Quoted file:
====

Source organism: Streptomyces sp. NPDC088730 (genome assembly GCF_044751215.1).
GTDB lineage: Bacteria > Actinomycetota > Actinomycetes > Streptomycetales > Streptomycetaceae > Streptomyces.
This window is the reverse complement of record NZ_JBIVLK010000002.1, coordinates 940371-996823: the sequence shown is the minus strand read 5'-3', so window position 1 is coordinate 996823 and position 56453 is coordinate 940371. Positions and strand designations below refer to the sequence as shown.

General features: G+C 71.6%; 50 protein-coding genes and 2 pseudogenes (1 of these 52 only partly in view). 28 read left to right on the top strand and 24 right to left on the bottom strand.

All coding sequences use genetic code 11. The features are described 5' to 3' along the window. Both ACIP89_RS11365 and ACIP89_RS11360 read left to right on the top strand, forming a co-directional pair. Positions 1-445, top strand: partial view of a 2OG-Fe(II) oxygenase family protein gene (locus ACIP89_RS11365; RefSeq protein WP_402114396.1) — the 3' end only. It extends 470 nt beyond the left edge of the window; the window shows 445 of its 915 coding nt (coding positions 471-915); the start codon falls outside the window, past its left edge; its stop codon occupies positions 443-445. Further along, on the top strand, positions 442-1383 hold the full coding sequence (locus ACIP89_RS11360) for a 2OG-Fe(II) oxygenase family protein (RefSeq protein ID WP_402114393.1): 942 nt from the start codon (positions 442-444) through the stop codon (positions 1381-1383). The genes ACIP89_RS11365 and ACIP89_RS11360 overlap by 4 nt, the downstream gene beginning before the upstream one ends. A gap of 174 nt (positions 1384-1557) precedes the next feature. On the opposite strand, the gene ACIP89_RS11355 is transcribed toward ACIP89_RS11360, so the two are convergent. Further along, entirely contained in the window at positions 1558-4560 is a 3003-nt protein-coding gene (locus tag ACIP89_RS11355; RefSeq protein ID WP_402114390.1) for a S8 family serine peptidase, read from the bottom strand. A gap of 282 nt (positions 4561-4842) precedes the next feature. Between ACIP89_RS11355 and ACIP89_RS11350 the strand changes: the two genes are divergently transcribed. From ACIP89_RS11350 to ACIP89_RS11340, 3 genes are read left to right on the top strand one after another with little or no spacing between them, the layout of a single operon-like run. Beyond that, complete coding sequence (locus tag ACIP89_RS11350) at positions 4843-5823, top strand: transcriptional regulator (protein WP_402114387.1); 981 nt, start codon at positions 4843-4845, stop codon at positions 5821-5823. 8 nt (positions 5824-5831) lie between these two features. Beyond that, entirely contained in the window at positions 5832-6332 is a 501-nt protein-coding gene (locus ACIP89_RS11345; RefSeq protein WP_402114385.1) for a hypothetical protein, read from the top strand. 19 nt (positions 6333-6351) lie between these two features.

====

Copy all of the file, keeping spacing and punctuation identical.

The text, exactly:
Source organism: Streptomyces sp. NPDC088730 (genome assembly GCF_044751215.1).
GTDB lineage: Bacteria > Actinomycetota > Actinomycetes > Streptomycetales > Streptomycetaceae > Streptomyces.
This window is the reverse complement of record NZ_JBIVLK010000002.1, coordinates 940371-996823: the sequence shown is the minus strand read 5'-3', so window position 1 is coordinate 996823 and position 56453 is coordinate 940371. Positions and strand designations below refer to the sequence as shown.

General features: G+C 71.6%; 50 protein-coding genes and 2 pseudogenes (1 of these 52 only partly in view). 28 read left to right on the top strand and 24 right to left on the bottom strand.

All coding sequences use genetic code 11. The features are described 5' to 3' along the window. Both ACIP89_RS11365 and ACIP89_RS11360 read left to right on the top strand, forming a co-directional pair. Positions 1-445, top strand: partial view of a 2OG-Fe(II) oxygenase family protein gene (locus ACIP89_RS11365; RefSeq protein WP_402114396.1) — the 3' end only. It extends 470 nt beyond the left edge of the window; the window shows 445 of its 915 coding nt (coding positions 471-915); the start codon falls outside the window, past its left edge; its stop codon occupies positions 443-445. Further along, on the top strand, positions 442-1383 hold the full coding sequence (locus ACIP89_RS11360) for a 2OG-Fe(II) oxygenase family protein (RefSeq protein ID WP_402114393.1): 942 nt from the start codon (positions 442-444) through the stop codon (positions 1381-1383). The genes ACIP89_RS11365 and ACIP89_RS11360 overlap by 4 nt, the downstream gene beginning before the upstream one ends. A gap of 174 nt (positions 1384-1557) precedes the next feature. On the opposite strand, the gene ACIP89_RS11355 is transcribed toward ACIP89_RS11360, so the two are convergent. Further along, entirely contained in the window at positions 1558-4560 is a 3003-nt protein-coding gene (locus tag ACIP89_RS11355; RefSeq protein ID WP_402114390.1) for a S8 family serine peptidase, read from the bottom strand. A gap of 282 nt (positions 4561-4842) precedes the next feature. Between ACIP89_RS11355 and ACIP89_RS11350 the strand changes: the two genes are divergently transcribed. From ACIP89_RS11350 to ACIP89_RS11340, 3 genes are read left to right on the top strand one after another with little or no spacing between them, the layout of a single operon-like run. Beyond that, complete coding sequence (locus tag ACIP89_RS11350) at positions 4843-5823, top strand: transcriptional regulator (protein WP_402114387.1); 981 nt, start codon at positions 4843-4845, stop codon at positions 5821-5823. 8 nt (positions 5824-5831) lie between these two features. Beyond that, entirely contained in the window at positions 5832-6332 is a 501-nt protein-coding gene (locus ACIP89_RS11345; RefSeq protein WP_402114385.1) for a hypothetical protein, read from the top strand. 19 nt (positions 6333-6351) lie between these two features.